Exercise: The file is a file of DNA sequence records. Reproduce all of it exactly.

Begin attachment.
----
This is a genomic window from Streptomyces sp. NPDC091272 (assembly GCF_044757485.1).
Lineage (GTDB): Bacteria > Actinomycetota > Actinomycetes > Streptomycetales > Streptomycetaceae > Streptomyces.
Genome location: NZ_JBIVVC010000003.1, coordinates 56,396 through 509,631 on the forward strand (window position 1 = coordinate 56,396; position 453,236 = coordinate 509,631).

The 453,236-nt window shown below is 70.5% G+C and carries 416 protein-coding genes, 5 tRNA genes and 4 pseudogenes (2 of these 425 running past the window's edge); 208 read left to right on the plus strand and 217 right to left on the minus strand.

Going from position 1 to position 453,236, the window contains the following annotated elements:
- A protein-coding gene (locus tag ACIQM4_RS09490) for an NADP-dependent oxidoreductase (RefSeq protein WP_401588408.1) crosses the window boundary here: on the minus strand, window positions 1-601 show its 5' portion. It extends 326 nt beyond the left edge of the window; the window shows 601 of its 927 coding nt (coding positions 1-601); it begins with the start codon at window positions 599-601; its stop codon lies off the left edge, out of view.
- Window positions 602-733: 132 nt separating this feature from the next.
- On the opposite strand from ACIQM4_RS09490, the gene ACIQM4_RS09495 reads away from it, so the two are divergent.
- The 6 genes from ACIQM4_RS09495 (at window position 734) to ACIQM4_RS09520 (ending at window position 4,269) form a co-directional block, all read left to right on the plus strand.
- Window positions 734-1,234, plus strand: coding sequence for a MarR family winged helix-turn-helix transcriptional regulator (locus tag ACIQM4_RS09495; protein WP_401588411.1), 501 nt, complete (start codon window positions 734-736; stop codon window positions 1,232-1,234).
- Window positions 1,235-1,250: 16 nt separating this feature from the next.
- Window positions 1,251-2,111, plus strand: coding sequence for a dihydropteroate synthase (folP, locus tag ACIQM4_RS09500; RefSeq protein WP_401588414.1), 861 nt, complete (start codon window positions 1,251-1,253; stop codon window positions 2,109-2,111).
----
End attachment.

This is a genomic window from Streptomyces sp. NPDC091272 (assembly GCF_044757485.1).
Lineage (GTDB): Bacteria > Actinomycetota > Actinomycetes > Streptomycetales > Streptomycetaceae > Streptomyces.
Genome location: NZ_JBIVVC010000003.1, coordinates 56,396 through 509,631 on the forward strand (window position 1 = coordinate 56,396; position 453,236 = coordinate 509,631).

The 453,236-nt window shown below is 70.5% G+C and carries 416 protein-coding genes, 5 tRNA genes and 4 pseudogenes (2 of these 425 running past the window's edge); 208 read left to right on the plus strand and 217 right to left on the minus strand.

Going from position 1 to position 453,236, the window contains the following annotated elements:
- A protein-coding gene (locus tag ACIQM4_RS09490) for an NADP-dependent oxidoreductase (RefSeq protein WP_401588408.1) crosses the window boundary here: on the minus strand, window positions 1-601 show its 5' portion. It extends 326 nt beyond the left edge of the window; the window shows 601 of its 927 coding nt (coding positions 1-601); it begins with the start codon at window positions 599-601; its stop codon lies off the left edge, out of view.
- Window positions 602-733: 132 nt separating this feature from the next.
- On the opposite strand from ACIQM4_RS09490, the gene ACIQM4_RS09495 reads away from it, so the two are divergent.
- The 6 genes from ACIQM4_RS09495 (at window position 734) to ACIQM4_RS09520 (ending at window position 4,269) form a co-directional block, all read left to right on the plus strand.
- Window positions 734-1,234, plus strand: coding sequence for a MarR family winged helix-turn-helix transcriptional regulator (locus tag ACIQM4_RS09495; protein WP_401588411.1), 501 nt, complete (start codon window positions 734-736; stop codon window positions 1,232-1,234).
- Window positions 1,235-1,250: 16 nt separating this feature from the next.
- Window positions 1,251-2,111, plus strand: coding sequence for a dihydropteroate synthase (folP, locus tag ACIQM4_RS09500; RefSeq protein WP_401588414.1), 861 nt, complete (start codon window positions 1,251-1,253; stop codon window positions 2,109-2,111).